OBJECTIVE: 5-HT4 receptors are present in human atrial cells and their stimulation has been implicated in the genesis of atrial arrhythmias including atrial fibrillation. An I(f)-like current has been recorded in human atrial myocytes, where it is modulated by beta-adrenergic stimulation. In the present study, we investigated the effect of serotonin (5-hydroxytryptamine, 5-HT) on I(f) electrophysiological properties, in order to get an insight into the possible contribution of I(f) to the arrhythmogenic action of 5-HT in human atria. METHODS: Human atrial myocytes were isolated by enzymatic digestion from samples of atrial appendage of patients undergoing coeffective cardiac surgery. Patch-clamped cells were superfused with a modified Tyrode's solution in order to amplify I(f) and reduce overlapping currents. RESULTS AND CONCLUSIONS: A time-dependent, cesium-sensitive increasing inward current, that we had previously described having the electrophysiological properties of the pacemaker current I(f), was elicited by negative steps (-60 to -130 mV) from a holding potential of -40 mV. Boltzmann fit of control activation curves gave a midpoint (V1/2) of -88.9 +/- 2.6 mV (n = 14). 5-HT (1 microM) consistently caused a positive shift of V1/2 of 11.0 +/- 2.0 mV (n = 8, p < 0.001) of the activation curve toward less negative potentials, thus increasing the amount of current activated by clamp steps near the physiological maximum diastolic potential of these cells. The effect was dose-dependent, the EC50 being 0.14 microM. Maximum current amplitude was not changed by 5-HT. 5-HT did not increase I(f) amplitude when the current was maximally activated by cAMP perfused into the cell. The selective 5-HT4 antagonists, DAU 6285 (10 microM) and GR 125487 (1 microM), completely prevented the effect of 5-HT on I(f). The shift of V1/2 caused by 1 microM 5-HT in the presence of DAU 6285 or GR 125487 was 0.3 +/- 1 mV (n = 6) and 1.0 +/- 0.6 mV (n = 5), respectively (p < 0.01 versus 5-HT alone). The effect of 5-HT4 receptor blockade was specific, since neither DAU 6285 nor GR 125487 prevented the effect of 1 microM isoprenaline on I(f). Thus, 5-HT4 stimulation increases I(f) in human atrial myocytes; this effect may contribute to the arrhythmogenic action of 5-HT in human atrium.  (+info)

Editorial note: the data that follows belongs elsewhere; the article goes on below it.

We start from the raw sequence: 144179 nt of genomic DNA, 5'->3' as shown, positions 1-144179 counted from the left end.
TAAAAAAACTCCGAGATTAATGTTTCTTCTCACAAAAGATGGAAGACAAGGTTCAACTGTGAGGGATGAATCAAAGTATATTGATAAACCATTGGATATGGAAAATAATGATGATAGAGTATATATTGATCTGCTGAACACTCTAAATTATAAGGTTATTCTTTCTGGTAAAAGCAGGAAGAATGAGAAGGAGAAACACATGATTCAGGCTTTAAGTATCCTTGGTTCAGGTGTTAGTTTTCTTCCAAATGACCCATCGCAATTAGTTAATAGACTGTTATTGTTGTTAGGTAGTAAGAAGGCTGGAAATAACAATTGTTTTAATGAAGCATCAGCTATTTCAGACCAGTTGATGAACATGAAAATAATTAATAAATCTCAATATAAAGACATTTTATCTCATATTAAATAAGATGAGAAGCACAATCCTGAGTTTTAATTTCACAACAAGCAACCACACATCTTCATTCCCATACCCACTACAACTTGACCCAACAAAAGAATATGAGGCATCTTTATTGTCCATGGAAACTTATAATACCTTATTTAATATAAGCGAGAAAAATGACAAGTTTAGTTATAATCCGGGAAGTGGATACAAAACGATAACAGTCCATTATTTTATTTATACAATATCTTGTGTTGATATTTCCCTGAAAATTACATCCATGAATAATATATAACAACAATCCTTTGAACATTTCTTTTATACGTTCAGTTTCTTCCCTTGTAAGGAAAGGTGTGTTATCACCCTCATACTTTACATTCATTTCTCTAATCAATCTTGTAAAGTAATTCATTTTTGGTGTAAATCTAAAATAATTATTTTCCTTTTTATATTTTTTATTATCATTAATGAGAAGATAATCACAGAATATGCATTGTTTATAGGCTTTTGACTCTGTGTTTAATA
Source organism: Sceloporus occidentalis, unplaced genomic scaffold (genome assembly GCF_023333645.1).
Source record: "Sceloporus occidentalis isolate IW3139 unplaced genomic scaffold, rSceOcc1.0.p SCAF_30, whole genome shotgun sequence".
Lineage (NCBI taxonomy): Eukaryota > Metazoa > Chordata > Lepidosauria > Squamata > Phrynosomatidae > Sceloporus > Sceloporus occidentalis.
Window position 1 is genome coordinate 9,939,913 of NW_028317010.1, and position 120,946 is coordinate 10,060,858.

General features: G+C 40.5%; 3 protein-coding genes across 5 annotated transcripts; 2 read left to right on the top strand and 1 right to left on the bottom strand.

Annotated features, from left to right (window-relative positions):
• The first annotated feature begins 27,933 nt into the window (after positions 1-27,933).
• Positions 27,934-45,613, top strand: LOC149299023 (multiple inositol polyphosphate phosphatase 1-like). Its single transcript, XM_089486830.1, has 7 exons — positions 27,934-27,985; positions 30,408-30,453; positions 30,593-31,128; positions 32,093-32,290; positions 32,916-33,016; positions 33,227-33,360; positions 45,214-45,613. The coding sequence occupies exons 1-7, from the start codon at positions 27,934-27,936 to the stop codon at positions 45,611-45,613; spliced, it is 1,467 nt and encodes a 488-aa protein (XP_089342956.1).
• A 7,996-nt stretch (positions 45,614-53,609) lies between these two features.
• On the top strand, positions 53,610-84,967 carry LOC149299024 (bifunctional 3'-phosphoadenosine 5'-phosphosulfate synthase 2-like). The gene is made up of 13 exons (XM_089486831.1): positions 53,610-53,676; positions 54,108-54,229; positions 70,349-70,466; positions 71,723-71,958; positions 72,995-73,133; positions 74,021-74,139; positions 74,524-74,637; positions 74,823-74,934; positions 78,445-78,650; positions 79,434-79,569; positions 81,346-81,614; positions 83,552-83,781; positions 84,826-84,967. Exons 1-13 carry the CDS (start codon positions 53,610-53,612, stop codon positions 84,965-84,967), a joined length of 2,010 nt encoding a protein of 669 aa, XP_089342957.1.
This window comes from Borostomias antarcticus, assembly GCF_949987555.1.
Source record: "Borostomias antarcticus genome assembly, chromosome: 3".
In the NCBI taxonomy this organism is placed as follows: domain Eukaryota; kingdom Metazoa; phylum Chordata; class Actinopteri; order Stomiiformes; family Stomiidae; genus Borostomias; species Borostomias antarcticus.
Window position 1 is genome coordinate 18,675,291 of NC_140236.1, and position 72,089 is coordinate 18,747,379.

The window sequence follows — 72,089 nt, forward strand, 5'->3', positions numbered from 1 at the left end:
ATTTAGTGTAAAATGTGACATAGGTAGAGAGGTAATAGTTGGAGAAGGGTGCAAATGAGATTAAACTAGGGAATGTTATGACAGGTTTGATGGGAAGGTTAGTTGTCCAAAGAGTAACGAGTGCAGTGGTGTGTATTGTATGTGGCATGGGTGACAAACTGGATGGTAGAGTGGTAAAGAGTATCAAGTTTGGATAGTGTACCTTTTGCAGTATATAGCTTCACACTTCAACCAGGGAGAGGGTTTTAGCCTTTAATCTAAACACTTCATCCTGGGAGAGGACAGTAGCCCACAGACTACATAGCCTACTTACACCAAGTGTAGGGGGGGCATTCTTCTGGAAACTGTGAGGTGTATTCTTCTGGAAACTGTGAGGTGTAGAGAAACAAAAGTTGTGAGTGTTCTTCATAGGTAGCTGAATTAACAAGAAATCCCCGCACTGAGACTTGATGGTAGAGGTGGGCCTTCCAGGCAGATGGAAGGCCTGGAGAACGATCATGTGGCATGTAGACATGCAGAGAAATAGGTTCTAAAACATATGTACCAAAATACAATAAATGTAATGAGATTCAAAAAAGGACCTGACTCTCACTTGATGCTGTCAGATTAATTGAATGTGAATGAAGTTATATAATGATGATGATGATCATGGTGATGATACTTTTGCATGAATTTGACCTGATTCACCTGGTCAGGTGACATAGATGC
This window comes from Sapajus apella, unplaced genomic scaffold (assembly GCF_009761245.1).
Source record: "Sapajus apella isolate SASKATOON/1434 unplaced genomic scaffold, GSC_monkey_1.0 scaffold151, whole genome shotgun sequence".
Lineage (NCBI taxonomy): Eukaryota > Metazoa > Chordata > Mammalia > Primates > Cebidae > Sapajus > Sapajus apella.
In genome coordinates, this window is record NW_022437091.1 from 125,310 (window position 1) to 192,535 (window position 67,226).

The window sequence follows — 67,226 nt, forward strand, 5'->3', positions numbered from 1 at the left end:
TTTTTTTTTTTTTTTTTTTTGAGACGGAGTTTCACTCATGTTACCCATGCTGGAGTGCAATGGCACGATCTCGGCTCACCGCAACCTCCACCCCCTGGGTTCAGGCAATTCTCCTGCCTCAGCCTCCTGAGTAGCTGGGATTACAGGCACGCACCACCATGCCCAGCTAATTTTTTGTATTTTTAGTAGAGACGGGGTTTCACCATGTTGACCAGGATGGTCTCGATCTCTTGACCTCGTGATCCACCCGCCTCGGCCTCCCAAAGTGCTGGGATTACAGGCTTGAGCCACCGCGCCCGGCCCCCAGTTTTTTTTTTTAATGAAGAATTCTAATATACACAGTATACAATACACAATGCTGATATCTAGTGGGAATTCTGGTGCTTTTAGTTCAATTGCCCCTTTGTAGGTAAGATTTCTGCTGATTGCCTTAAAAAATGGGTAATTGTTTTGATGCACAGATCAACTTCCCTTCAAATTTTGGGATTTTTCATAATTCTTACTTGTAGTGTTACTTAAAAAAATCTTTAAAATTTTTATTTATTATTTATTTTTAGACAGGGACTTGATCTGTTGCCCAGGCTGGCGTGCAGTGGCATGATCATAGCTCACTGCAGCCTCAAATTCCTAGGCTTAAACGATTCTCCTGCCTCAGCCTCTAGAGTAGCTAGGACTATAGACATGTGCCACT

• 2009, summer research report examining data-dependent methods for sieve size selection in nonparametric IV estimation. (


  • We develop a new test of a parametric model of a conditional mean function against a nonparametric alternative. (
  • Nonparametric inference on (conditional) quantile differences and linear combinations, using L-statistics. (
  • Fractional order statistic approximation for nonparametric conditional quantile inference. (
  • Nonparametric CIs for quantiles and conditional quantiles, with high-order accuracy. (


  • Introducing Environmental Variables in Nonparametric Frontier Models: a Probabilistic Approach ," Journal of Productivity Analysis , Springer, vol. 24(1), pages 93-121, 09. (


  • Introducing Environmental Variables in Nonparametric Frontier Models: a Probabilistic Approach ," LEM Papers Series 2003/17, Laboratory of Economics and Management (LEM), Sant'Anna School of Advanced Studies, Pisa, Italy. (